# an asymmetric encryption scheme with multiple distinct private keys [duplicate]

Is there a asymmetric encryption scheme that allows for multiple private decryption keys?

where m= plaintext message and c= cyphertext message

c = Ek(m) where K is the public encryption key.

and

m = Dj(c) where J is the private decryption key.

nothing out of the ordinary here, RSA satisfies this basic scenario.

In addition I also want the message to be decrypted by any number of additional keys, ( Dj1 ... Djn ) such that:

eg.

m = Djn(c)

does such a scheme exist?

note: I am NOT referring to the way GPG/PGP broadcasts a message to many parties.

edit: looks to be similar to One Encryption, Many Decryption Keys

in particular see D.W.'s answer https://crypto.stackexchange.com/a/39403/29315

• If it is symmetric, then the holder of $k_1$ could also encrypt any message that the other $k, k_2, ..., k_n$ holders can decrypt. If this is what you're thinking about, then any symmetric cipher would satisfy this requirement where $k = k_x$ for $1\leq x \leq n$. What's the point of such a scheme? – Artjom B. Dec 2 '17 at 9:50
• good question. It would provide traitor tracing. So for instance I encrypt with said scheme and produce K1,...,Kn keys. I encrypt those using recipients public keys. Each one now has knowledge of only one K. One person decides to break the secrecy and reveal the signed authorized document by revealing the key. The secrecy is broken but, I know who broke it. That's very useful to me, I can't prevent people from revealing the image of the document, but I can disincentivize them from sharing the signed document. – Joshua Zeidner Dec 2 '17 at 9:56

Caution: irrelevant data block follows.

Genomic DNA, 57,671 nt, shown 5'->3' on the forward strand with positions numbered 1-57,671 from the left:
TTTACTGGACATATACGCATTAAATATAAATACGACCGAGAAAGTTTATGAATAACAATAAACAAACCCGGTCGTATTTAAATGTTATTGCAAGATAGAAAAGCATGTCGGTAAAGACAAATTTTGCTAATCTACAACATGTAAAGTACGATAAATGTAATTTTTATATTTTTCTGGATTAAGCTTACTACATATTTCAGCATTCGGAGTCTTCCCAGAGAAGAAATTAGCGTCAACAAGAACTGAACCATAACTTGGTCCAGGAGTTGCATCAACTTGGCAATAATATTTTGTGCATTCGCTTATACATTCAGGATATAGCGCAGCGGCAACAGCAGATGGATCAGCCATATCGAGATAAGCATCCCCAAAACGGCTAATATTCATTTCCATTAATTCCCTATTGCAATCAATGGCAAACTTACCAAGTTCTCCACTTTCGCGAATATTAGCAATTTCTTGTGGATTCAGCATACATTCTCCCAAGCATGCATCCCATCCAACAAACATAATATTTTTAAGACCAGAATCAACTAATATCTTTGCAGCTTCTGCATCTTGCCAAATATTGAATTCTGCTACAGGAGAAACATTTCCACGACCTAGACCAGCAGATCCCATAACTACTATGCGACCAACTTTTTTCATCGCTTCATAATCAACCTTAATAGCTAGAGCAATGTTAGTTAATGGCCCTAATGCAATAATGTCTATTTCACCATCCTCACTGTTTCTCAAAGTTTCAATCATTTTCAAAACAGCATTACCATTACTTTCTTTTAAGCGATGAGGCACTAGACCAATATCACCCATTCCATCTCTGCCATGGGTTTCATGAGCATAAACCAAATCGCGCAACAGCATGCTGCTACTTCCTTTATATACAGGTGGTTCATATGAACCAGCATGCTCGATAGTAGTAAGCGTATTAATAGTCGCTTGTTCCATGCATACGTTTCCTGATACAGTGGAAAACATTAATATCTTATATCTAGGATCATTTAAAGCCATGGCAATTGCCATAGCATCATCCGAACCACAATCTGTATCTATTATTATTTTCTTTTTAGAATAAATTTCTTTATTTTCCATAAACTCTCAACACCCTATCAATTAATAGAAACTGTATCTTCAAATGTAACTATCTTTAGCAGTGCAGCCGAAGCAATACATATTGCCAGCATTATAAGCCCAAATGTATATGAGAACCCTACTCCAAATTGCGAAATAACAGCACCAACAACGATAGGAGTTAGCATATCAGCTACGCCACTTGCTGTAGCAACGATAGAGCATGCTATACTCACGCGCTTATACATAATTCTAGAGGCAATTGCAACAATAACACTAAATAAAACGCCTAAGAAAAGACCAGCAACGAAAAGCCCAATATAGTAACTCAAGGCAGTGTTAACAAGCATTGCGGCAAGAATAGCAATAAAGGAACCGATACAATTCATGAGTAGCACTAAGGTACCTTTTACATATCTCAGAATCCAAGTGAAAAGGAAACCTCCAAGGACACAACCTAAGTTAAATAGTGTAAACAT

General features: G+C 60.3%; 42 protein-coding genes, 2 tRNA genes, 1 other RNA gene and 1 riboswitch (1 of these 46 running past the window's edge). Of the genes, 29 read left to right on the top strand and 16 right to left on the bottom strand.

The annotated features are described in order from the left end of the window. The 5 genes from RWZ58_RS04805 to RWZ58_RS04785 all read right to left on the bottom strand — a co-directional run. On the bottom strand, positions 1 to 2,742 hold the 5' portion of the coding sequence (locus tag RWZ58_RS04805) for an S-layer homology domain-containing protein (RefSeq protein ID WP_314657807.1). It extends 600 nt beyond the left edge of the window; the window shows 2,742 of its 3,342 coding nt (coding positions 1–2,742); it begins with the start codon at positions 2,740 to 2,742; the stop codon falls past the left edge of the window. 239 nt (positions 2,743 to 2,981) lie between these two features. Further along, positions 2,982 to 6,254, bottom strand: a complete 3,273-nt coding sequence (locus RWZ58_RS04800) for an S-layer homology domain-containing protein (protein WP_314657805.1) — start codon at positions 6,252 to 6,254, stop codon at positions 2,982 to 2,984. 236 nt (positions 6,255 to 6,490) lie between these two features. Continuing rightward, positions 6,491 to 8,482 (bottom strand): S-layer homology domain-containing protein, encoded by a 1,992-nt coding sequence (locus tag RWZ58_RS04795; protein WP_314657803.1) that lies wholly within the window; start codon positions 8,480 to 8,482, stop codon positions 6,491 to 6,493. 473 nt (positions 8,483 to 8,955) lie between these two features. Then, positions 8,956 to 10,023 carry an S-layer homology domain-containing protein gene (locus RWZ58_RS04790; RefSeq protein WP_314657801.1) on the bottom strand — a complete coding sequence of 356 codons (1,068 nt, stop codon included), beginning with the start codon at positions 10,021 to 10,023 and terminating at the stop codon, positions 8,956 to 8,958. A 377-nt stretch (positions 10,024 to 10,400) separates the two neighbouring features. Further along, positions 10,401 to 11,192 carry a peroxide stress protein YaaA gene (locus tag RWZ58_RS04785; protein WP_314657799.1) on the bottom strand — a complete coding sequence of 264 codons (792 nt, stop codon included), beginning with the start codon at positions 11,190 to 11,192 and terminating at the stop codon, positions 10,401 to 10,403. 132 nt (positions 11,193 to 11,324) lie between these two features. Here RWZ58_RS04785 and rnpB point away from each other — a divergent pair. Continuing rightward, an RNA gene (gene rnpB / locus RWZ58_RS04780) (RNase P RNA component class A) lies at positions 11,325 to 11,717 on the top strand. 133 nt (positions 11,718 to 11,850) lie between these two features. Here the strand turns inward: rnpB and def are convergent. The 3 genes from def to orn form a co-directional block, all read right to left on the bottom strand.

• and I think you may not understand the OP. A typical symmetric scheme has key K and that is used to encrypt/decrypt however what I need is set of keys K1... Kn that can be used interchangeably. It's somewhat similar to Shamir Secrets however I don't need users to collaborate to unlock a secret. Metaphorically it would be like having a lock that can be unlocked by several keys. If someone copied the key, I know who is the culprit by looking at the key. – Joshua Zeidner Dec 2 '17 at 10:05
• just came across this: crypto.stackexchange.com/a/39403/29315 – Joshua Zeidner Dec 2 '17 at 10:26
• "The key generation algorithm takes as input a security parameter s, a number l of private keys to generate, and a number k which we call the collusion bound. It outputs a public encryption key e and a list of distinct private decryption keys d1, . . . , dl. Any decryption key can be used to decrypt a ciphertext created using the encryption key." exactly what I was looking for. Found in the above link. – Joshua Zeidner Dec 2 '17 at 10:34